On some of the cooking blogs I follow I’m beginning to see the same plaintive question: “What new thing can I do with strawberries?’ You’ve made shortcake, and you’ve served the berries over biscuits and angel food cake. You’ve put out bowls full of sugared berries. What else can you do to capture that summer flavor? Here are some ideas.
These days we make salsa out of every fruit imaginable, but when I first made this, ten years ago, it was cutting edge. I proudly served it with corn chips on Easter Sunday and wouldn’t you know, one of our extended family refuses to even try anything with onions in it. But don’t leave them out.
1 pint chopped strawberries
8 green onions
2 pints cherry tomatoes, chopped
¼ c. fresh cilantro, chopped
Mix together. Coat with a dressing made of:
6 Tbsp. olive oil
2 Tbsp. balsamic vinegar
Pinch of salt
Refrigerate at least an hour. Serve with tortilla chips.
Want a dessert? Here’s one simple and one more intimidating..
This is basically strawberries and cream. Serves four.
1 cup strawberries, washed, stemmed, and sliced
2 Tbsp. sugar (divided)
2 cups whipped cream
1 tsp. vanilla
Cookies crumbs for topping (optional)
Toss the berries with one Tbsp. sugar. Reserve a few slices for garnish, and puree remainder in blender, with vanilla, until smooth. Whip the cream with the remaining sugar. Gently fold the puree into the whipped cream.
Spoon into four small serving dishes or cocktail glasses. Top with crumbled cookies of your choice and/or reserved strawberry slices. Some recipes call for butter cookies, but I think Girl Scout thin mints would be exceptional if you happen to have them in the freezer.
It isn’t that this is hard to make. It’s just that the idea of meringue is a bit intimidating. The late Russian ballerina Anna Pavlova, for whom the Pavlova dessert was named, is said to have been ethereal, delicate and slightly controversial. Her namesake, this simple confection, is a ethereal and delicate but there’s no controversy about the taste. As light and airy as you expect a ballerina to be.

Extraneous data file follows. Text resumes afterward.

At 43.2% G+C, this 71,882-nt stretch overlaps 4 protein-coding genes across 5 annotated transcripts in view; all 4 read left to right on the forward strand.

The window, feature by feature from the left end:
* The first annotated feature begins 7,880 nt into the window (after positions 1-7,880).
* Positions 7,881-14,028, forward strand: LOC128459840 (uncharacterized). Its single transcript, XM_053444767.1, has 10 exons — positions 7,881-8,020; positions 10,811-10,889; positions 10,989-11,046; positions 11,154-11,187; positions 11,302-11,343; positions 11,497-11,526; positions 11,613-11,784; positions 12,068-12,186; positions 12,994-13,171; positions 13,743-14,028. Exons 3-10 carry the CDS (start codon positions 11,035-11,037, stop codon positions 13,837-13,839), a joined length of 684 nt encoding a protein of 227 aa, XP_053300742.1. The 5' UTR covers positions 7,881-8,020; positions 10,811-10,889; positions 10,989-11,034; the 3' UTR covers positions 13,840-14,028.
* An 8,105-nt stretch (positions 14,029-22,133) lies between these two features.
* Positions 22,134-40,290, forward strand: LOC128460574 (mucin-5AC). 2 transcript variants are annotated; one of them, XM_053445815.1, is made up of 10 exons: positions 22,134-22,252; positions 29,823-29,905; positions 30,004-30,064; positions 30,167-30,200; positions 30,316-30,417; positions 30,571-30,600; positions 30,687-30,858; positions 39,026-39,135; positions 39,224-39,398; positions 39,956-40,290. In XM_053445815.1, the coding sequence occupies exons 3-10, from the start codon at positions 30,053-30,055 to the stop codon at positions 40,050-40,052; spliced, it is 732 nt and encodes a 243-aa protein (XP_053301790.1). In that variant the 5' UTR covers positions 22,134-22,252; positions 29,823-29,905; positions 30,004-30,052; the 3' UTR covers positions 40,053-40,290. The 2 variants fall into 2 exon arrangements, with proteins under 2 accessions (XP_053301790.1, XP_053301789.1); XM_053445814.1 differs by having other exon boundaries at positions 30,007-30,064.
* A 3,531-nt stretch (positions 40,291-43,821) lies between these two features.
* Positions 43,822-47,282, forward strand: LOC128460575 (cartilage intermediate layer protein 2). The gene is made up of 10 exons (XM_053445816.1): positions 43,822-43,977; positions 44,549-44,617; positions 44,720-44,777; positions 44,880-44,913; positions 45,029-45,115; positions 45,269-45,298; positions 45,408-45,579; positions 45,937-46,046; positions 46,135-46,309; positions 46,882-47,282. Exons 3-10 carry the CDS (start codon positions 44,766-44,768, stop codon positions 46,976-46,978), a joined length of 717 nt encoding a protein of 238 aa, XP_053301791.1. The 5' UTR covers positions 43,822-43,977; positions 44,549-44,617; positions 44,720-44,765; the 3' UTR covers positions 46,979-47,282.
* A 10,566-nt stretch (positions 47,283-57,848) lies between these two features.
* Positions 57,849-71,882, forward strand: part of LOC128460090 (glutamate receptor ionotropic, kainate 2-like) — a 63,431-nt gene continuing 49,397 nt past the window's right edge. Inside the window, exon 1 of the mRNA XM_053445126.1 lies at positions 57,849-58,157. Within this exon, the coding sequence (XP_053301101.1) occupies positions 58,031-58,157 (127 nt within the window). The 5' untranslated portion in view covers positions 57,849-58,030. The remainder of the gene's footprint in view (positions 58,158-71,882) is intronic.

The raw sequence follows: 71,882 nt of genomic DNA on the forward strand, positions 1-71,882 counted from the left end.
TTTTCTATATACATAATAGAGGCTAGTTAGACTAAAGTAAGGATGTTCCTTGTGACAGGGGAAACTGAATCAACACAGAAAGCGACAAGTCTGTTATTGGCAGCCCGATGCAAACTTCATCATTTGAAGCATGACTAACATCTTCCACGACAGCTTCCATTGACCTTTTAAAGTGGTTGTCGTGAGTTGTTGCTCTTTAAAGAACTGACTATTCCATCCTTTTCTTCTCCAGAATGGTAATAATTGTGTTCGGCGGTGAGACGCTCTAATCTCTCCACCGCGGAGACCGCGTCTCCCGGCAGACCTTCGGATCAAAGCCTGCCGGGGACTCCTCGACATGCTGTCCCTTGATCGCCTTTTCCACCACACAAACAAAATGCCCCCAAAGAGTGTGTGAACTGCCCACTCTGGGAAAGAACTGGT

3 egg whites
¾ cup sugar
Pinch of cream of tartar
1 tsp. vanilla
Line a baking sheet with parchment paper. Be sure your bowl is perfectly clean and there is not a speck of yolk with your eggs—you do separate each into a separate dish, don’t you, so if you ruin one, you haven’t ruined the whole batch? Slowly add sugar as you beat, a tablespoon at a time. Beat until whites form glossy peaks.
Spread the meringue in a ten-inch circle on your prepared baking sheet—it might be wise to draw the circle on to give you a guide.
Bake 1-1/2 hours at 275. Turn off the oven but do not open it, no, not even to peek. Let the meringue dry six hours or more. Overnight is great—or all day.
For the strawberries;
1 pint strawberries—washed, stemmed, and halved or quartered
½ tsp. vanilla
1 tsp. balsamic vinegar
2 tsp. sugar
Combine above ingredients and let sit in a covered bowl at least 15 minutes. When ready to serve, whip
2 cups heavy cream
Carefully peel paper off pavlova and set it on a platter. With the back of a spoon, make a gentle indentation in the top. Don’t be alarmed if it cracks; it’s supposed to. Spoon whipped cream over the meringue and top with the berries. Serve at once, cutting very carefully into serving size pieces.
My cooking oddity for the day
I’m a big fan of Sam Sifton, food editor for The New York Times, but occasionally his experimentation goes too far for me. Like the other day when he offered a recipe for broccoli with apricot puttanesca. Puttanesca is a sauce for pasta that normally includes tomatoes, garlic, olives, and anchovies. The name comes from the Italian for prostitute, because those “loose women” served pasta with a sauce made of whatever was in their cuupboards.
Apricot? Really/ With broccoli?